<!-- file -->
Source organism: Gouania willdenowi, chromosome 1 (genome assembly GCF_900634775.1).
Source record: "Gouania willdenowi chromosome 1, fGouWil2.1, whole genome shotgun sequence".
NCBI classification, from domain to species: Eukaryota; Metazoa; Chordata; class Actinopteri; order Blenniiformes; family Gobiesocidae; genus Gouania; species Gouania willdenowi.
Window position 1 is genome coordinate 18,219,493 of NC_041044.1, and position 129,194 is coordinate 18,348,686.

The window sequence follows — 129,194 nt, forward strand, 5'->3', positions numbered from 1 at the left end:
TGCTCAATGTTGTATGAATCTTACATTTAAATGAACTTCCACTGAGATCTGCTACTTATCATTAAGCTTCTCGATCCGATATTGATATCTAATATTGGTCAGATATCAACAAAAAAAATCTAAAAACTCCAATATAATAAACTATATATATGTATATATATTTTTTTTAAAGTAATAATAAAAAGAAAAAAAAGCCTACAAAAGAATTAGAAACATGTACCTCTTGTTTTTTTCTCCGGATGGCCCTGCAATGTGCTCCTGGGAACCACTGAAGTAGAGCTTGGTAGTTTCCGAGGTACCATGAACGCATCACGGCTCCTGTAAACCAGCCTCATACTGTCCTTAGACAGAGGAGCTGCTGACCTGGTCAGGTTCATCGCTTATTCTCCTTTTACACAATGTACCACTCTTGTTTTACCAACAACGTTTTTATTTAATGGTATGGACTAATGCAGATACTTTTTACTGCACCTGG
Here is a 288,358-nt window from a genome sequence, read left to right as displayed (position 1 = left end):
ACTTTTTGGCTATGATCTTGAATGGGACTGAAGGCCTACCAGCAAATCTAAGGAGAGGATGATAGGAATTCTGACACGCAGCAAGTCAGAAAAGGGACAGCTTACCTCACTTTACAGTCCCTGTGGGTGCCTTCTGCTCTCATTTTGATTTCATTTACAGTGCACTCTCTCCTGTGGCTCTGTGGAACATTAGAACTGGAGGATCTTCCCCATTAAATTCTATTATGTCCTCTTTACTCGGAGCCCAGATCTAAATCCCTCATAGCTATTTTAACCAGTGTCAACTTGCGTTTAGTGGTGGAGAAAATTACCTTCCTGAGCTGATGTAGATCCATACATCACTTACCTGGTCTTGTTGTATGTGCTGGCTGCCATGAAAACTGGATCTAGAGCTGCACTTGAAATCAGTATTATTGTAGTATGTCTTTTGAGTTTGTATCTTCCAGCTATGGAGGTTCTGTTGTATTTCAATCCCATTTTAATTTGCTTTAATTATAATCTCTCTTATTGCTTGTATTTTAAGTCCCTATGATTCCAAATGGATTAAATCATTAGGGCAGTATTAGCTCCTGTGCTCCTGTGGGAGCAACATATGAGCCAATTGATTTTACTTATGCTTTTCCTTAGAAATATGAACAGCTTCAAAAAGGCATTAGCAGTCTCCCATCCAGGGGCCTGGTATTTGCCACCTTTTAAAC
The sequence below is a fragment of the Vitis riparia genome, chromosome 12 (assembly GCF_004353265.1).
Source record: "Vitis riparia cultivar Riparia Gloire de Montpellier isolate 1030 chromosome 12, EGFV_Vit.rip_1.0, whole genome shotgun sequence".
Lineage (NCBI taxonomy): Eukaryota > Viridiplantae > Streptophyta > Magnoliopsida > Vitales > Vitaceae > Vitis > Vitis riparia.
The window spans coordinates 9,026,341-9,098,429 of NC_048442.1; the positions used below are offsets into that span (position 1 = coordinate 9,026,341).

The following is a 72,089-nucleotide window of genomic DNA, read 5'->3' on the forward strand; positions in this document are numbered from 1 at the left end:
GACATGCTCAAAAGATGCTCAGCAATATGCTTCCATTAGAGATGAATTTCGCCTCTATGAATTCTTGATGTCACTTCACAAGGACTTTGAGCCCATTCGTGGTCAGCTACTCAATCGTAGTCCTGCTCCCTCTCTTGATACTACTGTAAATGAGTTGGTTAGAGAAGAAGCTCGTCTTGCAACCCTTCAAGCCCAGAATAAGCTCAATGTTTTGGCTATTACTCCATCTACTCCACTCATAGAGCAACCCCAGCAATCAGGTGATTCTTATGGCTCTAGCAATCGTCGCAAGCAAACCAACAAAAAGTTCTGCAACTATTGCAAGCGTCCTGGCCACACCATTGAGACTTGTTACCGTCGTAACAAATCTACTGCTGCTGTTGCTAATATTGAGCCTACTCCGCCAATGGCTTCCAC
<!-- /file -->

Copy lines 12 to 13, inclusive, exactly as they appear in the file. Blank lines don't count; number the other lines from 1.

The window spans coordinates 9,026,341-9,098,429 of NC_048442.1; the positions used below are offsets into that span (position 1 = coordinate 9,026,341).

The following is a 72,089-nucleotide window of genomic DNA, read 5'->3' on the forward strand; positions in this document are numbered from 1 at the left end: